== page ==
Five Vegan Starbucks Drinks for Summer and How to "Veganize" the Rest

It's hot. Bloody hot. And if you don't get your daily fix in the form of an ice-cold, caffeinated beverage, it's likely you'll be throwing more shade than a pop-up tent at the beach.

As a vegan, however, there aren't nearly as many options as there are for everyone else; it's iced black coffee or nothing. Luckily, Starbucks' plethora of drinkables makes life a little easier on the animal-product-free among us.

See also: Oprah Gets Her Own Tea: Available at Starbucks and Teavana Locations (Video)

Iced Soy Mocha

There's no better combo than chocolate and coffee for that sweet, sweet sugar/caffeine buzz to get you jazzed up for summer adventures. Surprisingly, their mocha sauce is vegan (and comes in a sugar-free version, too, if you really want to go nuts).

Soy Hazelnut Frappuccino

Yes, frappuccino mix is vegan. Score! Sadly, the light mix isn't, so definitely avoid that. But who wants "light", anyway? (Diets are for quitters.)

Iced Soy Passion Tea Latte

Straight from the secret menu, this is basically just an iced passion tea made better with soy milk. Easy peasy. You can ask for a pump or two of vanilla syrup if you need some extra sweetness in your life.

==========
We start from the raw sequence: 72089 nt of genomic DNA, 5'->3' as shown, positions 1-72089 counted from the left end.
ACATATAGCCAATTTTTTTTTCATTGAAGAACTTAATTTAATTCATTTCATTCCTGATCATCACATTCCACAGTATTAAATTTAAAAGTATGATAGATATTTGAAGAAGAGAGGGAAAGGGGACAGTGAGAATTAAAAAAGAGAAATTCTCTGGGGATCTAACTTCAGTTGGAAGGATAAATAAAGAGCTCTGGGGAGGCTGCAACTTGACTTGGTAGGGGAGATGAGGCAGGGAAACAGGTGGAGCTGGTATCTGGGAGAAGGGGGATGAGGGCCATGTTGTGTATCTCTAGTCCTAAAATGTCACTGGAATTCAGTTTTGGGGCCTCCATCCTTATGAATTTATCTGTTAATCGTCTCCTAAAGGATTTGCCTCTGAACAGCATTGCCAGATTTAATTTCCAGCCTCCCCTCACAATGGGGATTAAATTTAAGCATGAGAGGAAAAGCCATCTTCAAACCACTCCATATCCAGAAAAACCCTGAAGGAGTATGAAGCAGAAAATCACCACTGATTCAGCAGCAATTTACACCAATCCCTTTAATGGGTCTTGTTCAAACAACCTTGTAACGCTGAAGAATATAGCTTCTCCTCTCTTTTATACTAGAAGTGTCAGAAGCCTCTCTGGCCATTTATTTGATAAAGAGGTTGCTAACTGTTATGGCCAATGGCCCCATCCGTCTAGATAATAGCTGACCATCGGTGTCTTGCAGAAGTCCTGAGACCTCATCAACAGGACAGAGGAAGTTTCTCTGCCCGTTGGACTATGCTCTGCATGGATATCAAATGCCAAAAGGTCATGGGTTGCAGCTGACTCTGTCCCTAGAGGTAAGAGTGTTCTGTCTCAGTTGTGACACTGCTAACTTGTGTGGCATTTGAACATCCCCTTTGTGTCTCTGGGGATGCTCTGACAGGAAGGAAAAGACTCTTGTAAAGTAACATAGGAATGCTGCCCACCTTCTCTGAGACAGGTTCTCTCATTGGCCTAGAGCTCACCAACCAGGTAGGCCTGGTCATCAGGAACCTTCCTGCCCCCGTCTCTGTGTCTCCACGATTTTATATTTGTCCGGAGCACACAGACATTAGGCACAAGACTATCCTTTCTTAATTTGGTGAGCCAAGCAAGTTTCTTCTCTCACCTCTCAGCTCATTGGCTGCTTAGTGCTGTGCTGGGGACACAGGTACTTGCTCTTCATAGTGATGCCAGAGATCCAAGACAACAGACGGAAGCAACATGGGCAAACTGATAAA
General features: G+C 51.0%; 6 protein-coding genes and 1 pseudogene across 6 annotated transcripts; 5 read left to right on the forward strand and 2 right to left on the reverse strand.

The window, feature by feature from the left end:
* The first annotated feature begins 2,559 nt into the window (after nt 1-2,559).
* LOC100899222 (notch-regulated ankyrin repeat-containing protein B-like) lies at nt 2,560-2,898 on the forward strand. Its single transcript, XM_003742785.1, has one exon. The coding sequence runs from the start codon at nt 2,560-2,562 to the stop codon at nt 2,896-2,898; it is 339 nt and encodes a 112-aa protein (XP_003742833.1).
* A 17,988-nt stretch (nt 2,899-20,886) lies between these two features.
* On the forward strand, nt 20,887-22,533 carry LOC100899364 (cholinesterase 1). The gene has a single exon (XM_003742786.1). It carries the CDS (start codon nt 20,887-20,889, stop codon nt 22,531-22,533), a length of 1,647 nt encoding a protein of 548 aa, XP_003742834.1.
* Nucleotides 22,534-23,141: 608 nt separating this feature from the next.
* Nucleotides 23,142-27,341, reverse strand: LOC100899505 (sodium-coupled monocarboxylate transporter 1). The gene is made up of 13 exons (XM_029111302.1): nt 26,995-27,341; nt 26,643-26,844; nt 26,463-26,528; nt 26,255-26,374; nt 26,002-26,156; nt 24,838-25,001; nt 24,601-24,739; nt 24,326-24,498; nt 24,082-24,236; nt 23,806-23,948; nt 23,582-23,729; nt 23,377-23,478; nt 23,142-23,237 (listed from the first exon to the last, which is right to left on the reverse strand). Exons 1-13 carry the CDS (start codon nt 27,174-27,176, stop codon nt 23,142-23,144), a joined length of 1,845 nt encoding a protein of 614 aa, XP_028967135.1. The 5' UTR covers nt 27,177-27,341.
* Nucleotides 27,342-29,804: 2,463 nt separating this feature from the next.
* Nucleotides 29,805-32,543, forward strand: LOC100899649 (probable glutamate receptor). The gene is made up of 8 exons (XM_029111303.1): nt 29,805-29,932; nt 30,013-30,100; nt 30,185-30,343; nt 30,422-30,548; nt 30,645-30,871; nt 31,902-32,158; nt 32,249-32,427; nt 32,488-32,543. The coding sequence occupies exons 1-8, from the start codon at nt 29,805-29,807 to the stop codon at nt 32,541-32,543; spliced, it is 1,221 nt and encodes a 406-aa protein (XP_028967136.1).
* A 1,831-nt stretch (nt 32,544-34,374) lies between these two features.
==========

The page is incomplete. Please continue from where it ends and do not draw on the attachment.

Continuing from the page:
Soy Green Tea Frappuccino

Green tea is involved, so you can at least pretend it's healthy. Either way, it's delicious, refreshing and has a lovely minty hue about it.

Iced Soy Caramel Snickerdoodle Macchiato

Also a secret menu gem, this sweet treat is like a liquid cookie in a cup. As with anything off the secret menu, you have to give the barista the recipe, which is as follows: order an Iced Soy Caramel Macchiato (upside down), and add vanilla syrup and cinnamon dolce syrup (1 pump each for tall, 1.5 each for grande, 2 each for venti).

As far as veganizing the rest of the Starbucks drink menu, basically, avoid whipped cream, java chip anything, protein powder and caramel drizzle -- and all the pastries of course. If you're not sure what's in something, ask your friendly neighborhood barista (because as we well know, animal products tend to lurk in unexpected places).

Otherwise, enjoy your seasonal beverages and stay cool, y'all.

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Hannah Sentenac covers veg food, drink, pop culture, travel, and animal advocacy issues. In addition to the Miami New Times, she's written for Live Happy magazine, Paste magazine, Thive magazine, and Hannah is also editor-in-chief of
Contact: Hannah Sentenac